…says only FG, not NASS can return SON to seaports
A return of the Standards Organisation of Nigeria (SON) to the seaports will hinder the ease of doing business initiative of the Nigerian government at the ports, the Nigerian Ports Authority (NPA) has cautioned.
SON is one of the eight agencies of the federal government of Nigeria sacked from the seaports by the then minister of finance and coordinating minister of the economy in August 2011, following complaints of multiple charges, red tapism and delay in cargo delivery processes at the country’s seaports.
The affected agencies, which also includes NAFDAC and NDLEA were directed to leave the port environment and to only come into the port on invitation by the Nigeria Customs Service to inspect suspected importations. The step was necessary to eliminate delay in the import clearing process and reduce cargo dwell time, the minister, Ngozi Okonjo-Iweala had said.
Recently, the SON activated deliberate action plans which involved lobbying of the House of Representatives and some associations of Customs brokers and freight forwarders to return to the seaport.
It claimed that not maintaining a permanent presence at the ports was hampering its ability to monitor and check influx of imported sub standard products into the country.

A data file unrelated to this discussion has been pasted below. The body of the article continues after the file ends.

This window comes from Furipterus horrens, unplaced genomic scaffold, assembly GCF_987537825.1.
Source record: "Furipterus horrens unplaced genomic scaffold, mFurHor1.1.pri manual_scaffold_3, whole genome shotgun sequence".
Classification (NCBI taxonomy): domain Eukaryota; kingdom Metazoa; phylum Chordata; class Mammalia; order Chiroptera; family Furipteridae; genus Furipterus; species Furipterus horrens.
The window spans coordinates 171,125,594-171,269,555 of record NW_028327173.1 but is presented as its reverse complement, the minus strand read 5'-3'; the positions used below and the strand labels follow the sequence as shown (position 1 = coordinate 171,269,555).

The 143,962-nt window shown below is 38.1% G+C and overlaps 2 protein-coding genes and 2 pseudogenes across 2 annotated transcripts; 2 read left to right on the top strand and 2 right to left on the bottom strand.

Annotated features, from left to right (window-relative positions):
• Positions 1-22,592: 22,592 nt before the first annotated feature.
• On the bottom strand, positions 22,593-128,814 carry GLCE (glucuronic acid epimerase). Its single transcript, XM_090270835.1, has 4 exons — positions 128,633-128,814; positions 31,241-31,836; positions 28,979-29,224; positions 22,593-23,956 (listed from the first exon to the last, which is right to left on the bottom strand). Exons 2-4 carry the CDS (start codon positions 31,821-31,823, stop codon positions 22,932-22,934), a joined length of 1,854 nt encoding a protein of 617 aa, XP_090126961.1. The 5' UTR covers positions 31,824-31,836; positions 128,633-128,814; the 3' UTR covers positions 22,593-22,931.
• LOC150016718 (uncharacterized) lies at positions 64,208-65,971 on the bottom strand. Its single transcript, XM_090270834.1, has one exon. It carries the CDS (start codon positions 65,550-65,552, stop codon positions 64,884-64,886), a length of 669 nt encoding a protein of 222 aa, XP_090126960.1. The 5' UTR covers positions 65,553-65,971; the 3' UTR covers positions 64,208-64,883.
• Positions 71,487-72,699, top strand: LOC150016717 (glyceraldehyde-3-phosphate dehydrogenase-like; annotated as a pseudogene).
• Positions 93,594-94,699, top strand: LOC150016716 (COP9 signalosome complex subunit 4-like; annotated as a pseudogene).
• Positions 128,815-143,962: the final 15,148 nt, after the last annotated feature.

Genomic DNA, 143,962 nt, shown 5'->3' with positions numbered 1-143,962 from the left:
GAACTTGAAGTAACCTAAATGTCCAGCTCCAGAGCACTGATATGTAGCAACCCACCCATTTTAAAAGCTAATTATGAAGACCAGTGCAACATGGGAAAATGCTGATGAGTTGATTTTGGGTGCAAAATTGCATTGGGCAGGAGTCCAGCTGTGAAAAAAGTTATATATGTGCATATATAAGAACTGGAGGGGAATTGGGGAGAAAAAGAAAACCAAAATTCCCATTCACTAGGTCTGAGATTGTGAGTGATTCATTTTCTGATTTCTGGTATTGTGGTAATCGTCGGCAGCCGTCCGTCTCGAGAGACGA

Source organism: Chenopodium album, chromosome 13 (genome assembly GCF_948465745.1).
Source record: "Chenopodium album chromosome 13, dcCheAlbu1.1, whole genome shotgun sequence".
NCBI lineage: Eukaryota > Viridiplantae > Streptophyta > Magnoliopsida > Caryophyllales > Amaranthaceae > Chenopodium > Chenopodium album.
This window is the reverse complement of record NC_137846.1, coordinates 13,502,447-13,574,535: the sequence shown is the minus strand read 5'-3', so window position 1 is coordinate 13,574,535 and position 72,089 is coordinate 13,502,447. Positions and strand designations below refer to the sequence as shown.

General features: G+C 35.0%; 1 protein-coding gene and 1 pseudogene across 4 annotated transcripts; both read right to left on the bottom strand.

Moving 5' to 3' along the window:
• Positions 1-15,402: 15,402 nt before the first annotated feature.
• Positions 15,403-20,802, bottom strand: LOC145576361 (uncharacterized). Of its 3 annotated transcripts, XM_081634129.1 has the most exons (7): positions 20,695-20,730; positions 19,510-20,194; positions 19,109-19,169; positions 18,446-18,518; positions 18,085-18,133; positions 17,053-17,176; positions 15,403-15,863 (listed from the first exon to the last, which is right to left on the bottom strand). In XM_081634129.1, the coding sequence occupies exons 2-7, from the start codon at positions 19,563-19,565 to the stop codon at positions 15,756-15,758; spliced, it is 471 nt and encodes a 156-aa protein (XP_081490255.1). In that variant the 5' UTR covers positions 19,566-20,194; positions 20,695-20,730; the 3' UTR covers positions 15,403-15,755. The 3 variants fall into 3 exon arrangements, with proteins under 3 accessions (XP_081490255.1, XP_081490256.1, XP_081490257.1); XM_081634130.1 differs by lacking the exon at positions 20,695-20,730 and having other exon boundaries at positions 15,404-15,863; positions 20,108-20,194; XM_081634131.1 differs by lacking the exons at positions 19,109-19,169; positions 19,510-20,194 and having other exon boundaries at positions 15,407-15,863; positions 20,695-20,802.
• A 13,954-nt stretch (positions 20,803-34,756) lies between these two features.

However, while submitting that it does not have the powers to determine which agencies of government should have a permanent base at the seaports, the NPA said SON’s move to return to the port was not necessary as the Customs always invite the organsation to inspected importations suspected to be substandard.
The seaports landlord maintained that return of SON to the seaport would be counter productive to efforts by the federal government to install seamless trade at the ports, including the ease of doing business policy.
“We have no control over which agencies of government should be at the ports, because it is the prerogative of the federal government. When we had lots of issues with delay of cargo at the ports in 2011, we wrote to the federal government to do what it could to ensure that the delay is eliminated. The minister came and slashed the number of the agencies to be at the port and directed some agencies to leave the port. So, having the agencies back at the ports will be counter productive. It will definitely hinder the ease of doing business policy of the federal government, ” said Adams Jatto, general manager, Corporate and Strategic Communications, NPA.
He also preempted the lobbying of the House of Representatives by SON, clarifying that only the federal government has the prerogative to return any of the agencies to the seaports.
“It is only the federal government that can do that, but again, I am afraid that bringing the SON or any other agency back to the ports will impede the ease of doing business initiative that we have in the port,” Jatto noted.